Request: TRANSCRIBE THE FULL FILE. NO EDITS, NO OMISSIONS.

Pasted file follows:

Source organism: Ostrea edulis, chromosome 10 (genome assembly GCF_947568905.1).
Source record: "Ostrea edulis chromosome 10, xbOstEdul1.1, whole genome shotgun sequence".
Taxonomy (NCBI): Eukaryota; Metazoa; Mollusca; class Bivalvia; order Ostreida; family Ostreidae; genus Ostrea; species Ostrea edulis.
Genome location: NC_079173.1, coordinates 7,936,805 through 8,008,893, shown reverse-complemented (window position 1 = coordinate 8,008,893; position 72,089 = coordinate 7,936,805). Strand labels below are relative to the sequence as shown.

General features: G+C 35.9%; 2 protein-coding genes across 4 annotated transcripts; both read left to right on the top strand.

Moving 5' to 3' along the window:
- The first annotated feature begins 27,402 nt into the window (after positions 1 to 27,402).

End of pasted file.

Source organism: Ostrea edulis, chromosome 10 (genome assembly GCF_947568905.1).
Source record: "Ostrea edulis chromosome 10, xbOstEdul1.1, whole genome shotgun sequence".
Taxonomy (NCBI): Eukaryota; Metazoa; Mollusca; class Bivalvia; order Ostreida; family Ostreidae; genus Ostrea; species Ostrea edulis.
Genome location: NC_079173.1, coordinates 7,936,805 through 8,008,893, shown reverse-complemented (window position 1 = coordinate 8,008,893; position 72,089 = coordinate 7,936,805). Strand labels below are relative to the sequence as shown.

General features: G+C 35.9%; 2 protein-coding genes across 4 annotated transcripts; both read left to right on the top strand.

Moving 5' to 3' along the window:
- The first annotated feature begins 27,402 nt into the window (after positions 1 to 27,402).